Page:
Much of Italy has been pummelled by torrential rains in recent days, with widespread flooding, especially in the southern heel and toe of the country.
In Matera, this year’s European Capital of Culture, rain water cascaded through the streets and inundated the city’s famous cave-dwelling district.
Further bad weather is forecast for the coming days.
Reporting by Riccardo Bastianello; Writing by Crispian Balmer, Giulia Segreti and Gavin Jones; editing by Grant McCool and John Stonestreet
Disney Plus streaming package debuts Tuesday with Marvel, Star Wars and more
The new service is $7 a month, commercial free
NEW YORK — Disney will sprinkle its pixie dust on the streaming arena Tuesday, as its Disney Plus service debuts with an arsenal of marquee franchises including Marvel and Star Wars, original series with a built-in fan base and a cheap price to boot.
The $7-a-month commercial-free service is poised to set the standard for other services like WarnerMedia’s HBO Max and NBCUniversal’s Peacock to follow, as major media companies behind hit TV shows and movies seek to siphon the subscription revenue now going to Netflix and other streaming giants.
Disney’s properties speak to its strengths. Besides classic characters such as Snow White and Pinocchio, Disney has Pixar, Marvel, Star Wars and National Geographic — big names that most people would recognize. Disney Plus will also have all 30 past seasons of “The Simpsons.” Original shows include “The Mandalorian,” set in the Star Wars universe, and one on the Marvel character Loki.
“I really love both the Star Wars and Marvel franchises and I grew up watching classic Disney shows and movies so I do think there will be enough content for me,” she said.
Marlina Yates, who works in marketing in Kansas City, said she signed up because of her husband’s enthusiasm about the Star Wars series “The Mandalorian” and her daughter’s “love affair with princesses and everything Disney.”
Disney Plus’s $7 a month price is about half of the $13 Netflix charges for its most popular plan, and there are discounts for paying for a full year up front. Disney is also offering a $13 package bundling Disney Plus with two other services it owns, Hulu and ESPN Plus. That’s $5 cheaper than signing up for each one individually.
Everything won’t be available to stream right away, though, as Disney needs to wait for existing deals with rival services to expire. Recent movies missing at launch include the animated Pixar movie “Coco” and the live-action “Beauty and the Beast.” Others like “Maleficent: Mistress of Evil” haven’t been released for streaming yet. Disney expects 620 movies and 10,000 TV episodes by 2024, up from 500 movies and 7,500 episodes on Tuesday.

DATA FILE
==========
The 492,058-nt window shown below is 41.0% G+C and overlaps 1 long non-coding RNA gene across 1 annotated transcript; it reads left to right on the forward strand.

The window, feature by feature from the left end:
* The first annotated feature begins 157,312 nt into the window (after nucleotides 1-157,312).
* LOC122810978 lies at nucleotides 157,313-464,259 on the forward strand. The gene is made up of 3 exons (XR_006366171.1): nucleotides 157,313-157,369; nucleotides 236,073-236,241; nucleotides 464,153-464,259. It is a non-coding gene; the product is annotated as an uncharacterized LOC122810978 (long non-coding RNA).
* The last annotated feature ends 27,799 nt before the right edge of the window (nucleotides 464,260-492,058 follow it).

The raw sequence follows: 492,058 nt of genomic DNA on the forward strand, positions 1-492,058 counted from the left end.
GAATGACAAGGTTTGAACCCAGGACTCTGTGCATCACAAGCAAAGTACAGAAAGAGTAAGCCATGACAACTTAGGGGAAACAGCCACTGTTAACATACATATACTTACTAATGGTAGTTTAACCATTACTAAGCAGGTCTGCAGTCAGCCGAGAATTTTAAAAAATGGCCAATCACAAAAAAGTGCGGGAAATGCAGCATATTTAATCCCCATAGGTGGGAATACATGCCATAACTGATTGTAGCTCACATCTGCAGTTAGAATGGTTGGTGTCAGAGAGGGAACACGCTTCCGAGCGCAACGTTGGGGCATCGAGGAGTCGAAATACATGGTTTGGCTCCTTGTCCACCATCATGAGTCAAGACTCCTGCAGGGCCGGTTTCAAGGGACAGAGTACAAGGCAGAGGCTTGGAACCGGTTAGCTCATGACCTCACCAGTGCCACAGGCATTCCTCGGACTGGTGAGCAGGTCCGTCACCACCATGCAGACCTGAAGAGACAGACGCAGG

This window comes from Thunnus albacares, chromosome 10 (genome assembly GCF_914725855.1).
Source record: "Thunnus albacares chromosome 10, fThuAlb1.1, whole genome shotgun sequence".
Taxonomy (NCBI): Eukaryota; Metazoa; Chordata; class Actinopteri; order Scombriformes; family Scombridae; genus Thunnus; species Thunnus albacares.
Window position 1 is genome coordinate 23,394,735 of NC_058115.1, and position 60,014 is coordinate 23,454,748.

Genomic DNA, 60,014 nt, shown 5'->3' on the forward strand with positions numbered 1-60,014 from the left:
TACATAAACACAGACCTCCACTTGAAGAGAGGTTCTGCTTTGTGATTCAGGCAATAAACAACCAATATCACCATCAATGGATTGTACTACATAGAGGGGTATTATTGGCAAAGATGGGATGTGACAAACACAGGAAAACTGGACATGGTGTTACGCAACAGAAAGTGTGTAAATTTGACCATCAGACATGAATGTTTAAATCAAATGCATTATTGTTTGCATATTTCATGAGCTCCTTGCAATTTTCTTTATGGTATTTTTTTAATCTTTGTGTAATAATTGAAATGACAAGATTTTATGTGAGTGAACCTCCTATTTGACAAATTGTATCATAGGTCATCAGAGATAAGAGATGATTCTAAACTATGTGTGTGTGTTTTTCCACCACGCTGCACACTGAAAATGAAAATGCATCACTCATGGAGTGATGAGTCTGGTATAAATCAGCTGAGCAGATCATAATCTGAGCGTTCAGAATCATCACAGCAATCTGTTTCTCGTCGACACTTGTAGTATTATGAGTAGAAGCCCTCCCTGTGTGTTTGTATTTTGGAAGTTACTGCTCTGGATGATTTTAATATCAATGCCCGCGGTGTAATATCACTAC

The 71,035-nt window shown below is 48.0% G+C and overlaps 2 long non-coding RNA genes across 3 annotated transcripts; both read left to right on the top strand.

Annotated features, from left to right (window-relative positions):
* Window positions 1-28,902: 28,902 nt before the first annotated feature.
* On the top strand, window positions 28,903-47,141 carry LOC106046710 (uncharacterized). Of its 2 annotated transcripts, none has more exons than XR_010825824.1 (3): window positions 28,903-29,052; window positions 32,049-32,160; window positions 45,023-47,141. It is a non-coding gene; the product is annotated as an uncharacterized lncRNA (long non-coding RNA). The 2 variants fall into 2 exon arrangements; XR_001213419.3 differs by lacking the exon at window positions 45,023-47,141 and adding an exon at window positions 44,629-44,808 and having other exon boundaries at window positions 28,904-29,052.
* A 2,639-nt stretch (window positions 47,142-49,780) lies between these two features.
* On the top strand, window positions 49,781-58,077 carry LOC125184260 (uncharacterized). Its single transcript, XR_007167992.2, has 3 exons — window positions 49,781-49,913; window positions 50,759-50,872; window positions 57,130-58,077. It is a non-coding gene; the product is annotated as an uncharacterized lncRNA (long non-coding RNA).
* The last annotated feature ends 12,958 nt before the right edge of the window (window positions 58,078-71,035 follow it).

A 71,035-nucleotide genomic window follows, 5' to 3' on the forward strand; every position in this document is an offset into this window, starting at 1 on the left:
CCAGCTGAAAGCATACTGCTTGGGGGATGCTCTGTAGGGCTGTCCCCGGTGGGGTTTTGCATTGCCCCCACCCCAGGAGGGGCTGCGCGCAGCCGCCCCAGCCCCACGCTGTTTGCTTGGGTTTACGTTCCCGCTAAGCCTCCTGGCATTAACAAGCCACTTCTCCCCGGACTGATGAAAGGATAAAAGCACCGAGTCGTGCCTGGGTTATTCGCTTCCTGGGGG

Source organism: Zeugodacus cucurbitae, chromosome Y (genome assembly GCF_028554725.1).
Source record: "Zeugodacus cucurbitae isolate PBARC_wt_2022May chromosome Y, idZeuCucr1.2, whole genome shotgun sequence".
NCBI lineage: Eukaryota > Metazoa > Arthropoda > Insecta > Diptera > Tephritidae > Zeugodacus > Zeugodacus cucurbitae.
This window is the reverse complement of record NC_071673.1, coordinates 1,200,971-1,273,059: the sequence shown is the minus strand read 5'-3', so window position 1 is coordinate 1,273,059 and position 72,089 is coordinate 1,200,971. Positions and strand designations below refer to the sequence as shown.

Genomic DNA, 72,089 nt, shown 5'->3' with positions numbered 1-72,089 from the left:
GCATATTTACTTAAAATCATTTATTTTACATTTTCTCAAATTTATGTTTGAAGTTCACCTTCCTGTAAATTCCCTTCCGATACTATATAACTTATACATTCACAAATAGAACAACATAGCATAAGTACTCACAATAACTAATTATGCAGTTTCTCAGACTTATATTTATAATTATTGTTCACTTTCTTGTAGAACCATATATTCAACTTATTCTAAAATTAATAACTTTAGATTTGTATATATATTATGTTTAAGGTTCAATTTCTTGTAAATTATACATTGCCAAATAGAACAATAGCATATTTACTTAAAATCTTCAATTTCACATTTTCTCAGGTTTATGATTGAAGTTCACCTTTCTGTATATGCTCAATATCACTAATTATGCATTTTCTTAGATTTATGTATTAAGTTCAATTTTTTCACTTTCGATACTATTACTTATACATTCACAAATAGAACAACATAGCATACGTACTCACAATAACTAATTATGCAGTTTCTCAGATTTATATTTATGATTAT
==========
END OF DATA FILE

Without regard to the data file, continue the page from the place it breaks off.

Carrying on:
Disney has said that it is losing about $150 million in licensing revenue in the most recent fiscal year from terminating deals with Netflix and other services. But Disney is betting that what it makes through subscriptions will more than make up for that — at least eventually.
Disney is boosting its subscription base initially with heavy promos, much as Apple TV Plus has done and HBO Max and Peacock plan to do. Members of Disney’s free D23 fan club were eligible to buy three years of Disney Plus service up front for the price of two years. Customers of some Verizon wireless and home-internet plans can get a year free.
The hope is that subscribers will stick around once they see what the service offers.
Long-term success is by no means guaranteed. With a slew of services launching, subscription fees can add up quickly. Consumers might be reluctant to drop an existing service such as Netflix or Amazon Prime to pay for something untested.
“I can’t keep up with so many services. It gets expensive,” said William Pearson, a Drexel University student who describes himself as a “massive” Marvel fan but already pays for Netflix, HBO and the DC Comics streaming service.
But compared with other newcomers, experts believe Disney will have no problem gaining — and keeping — the 60 million to 90 million worldwide subscribers it is targeting for 2024. It took Netflix twice as long to get to 90 million.
“Disney Plus has a gigantic array of content and a library that’s unmatched, so it feels like an easy addition for consumers to get a gigantic library at that low price,” said Tim Hanlon, CEO of Vertere Group.
Bernie McTernan, internet and media analyst at Rosenblatt Securities, said Apple’s venture into streaming, Apple TV Plus, has to build brand recognition for its new shows, while viewers may have difficulties seeing what HBO Max offers beyond the standard HBO subscription.